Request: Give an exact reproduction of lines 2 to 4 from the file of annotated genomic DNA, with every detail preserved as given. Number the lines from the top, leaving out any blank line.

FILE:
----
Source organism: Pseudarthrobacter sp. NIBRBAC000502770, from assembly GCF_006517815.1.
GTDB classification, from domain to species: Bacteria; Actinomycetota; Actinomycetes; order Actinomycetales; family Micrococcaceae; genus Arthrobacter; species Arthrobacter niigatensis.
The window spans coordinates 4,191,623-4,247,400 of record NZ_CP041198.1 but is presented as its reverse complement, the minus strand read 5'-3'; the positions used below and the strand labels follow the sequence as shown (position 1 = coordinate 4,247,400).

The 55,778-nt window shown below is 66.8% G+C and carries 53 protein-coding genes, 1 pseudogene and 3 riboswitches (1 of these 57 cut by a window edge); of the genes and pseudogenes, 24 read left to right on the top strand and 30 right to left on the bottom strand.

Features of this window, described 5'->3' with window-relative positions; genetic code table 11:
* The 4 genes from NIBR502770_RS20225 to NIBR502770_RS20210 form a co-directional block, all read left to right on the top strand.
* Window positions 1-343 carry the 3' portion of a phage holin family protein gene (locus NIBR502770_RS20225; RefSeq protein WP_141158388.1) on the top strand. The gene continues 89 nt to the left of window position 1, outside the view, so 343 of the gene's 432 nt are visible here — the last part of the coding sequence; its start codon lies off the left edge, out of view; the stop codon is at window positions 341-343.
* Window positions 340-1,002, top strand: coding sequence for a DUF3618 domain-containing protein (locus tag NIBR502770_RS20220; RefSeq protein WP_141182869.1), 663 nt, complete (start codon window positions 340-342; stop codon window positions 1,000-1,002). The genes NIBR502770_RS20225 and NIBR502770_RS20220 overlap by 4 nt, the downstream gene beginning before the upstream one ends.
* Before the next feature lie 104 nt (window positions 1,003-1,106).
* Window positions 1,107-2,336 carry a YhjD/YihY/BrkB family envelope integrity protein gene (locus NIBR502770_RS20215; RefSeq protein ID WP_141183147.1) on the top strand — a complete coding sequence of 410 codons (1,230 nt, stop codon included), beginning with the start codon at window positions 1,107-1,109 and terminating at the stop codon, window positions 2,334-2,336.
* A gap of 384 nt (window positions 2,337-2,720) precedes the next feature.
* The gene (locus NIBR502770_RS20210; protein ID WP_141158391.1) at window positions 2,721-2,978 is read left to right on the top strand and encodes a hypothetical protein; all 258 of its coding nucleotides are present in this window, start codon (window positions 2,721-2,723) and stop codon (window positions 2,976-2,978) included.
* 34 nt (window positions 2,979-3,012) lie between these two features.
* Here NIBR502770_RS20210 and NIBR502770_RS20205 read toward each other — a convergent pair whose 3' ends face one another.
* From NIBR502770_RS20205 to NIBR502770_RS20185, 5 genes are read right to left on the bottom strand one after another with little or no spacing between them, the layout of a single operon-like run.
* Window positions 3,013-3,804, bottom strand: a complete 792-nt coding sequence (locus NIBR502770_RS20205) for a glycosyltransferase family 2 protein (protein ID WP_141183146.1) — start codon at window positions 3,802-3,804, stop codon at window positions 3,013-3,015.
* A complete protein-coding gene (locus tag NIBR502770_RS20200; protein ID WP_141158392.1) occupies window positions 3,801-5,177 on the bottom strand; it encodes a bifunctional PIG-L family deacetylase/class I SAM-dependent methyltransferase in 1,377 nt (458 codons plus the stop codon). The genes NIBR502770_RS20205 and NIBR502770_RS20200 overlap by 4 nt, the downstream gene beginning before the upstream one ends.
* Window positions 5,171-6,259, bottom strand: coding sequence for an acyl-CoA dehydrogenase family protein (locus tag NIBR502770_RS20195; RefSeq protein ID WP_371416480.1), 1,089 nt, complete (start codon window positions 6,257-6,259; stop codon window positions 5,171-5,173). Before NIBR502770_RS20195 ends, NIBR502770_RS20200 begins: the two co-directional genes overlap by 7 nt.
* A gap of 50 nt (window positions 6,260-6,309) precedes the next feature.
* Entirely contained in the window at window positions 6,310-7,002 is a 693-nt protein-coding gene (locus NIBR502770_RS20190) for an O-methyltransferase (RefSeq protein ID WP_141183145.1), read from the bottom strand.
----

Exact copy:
GTDB classification, from domain to species: Bacteria; Actinomycetota; Actinomycetes; order Actinomycetales; family Micrococcaceae; genus Arthrobacter; species Arthrobacter niigatensis.
The window spans coordinates 4,191,623-4,247,400 of record NZ_CP041198.1 but is presented as its reverse complement, the minus strand read 5'-3'; the positions used below and the strand labels follow the sequence as shown (position 1 = coordinate 4,247,400).

The 55,778-nt window shown below is 66.8% G+C and carries 53 protein-coding genes, 1 pseudogene and 3 riboswitches (1 of these 57 cut by a window edge); of the genes and pseudogenes, 24 read left to right on the top strand and 30 right to left on the bottom strand.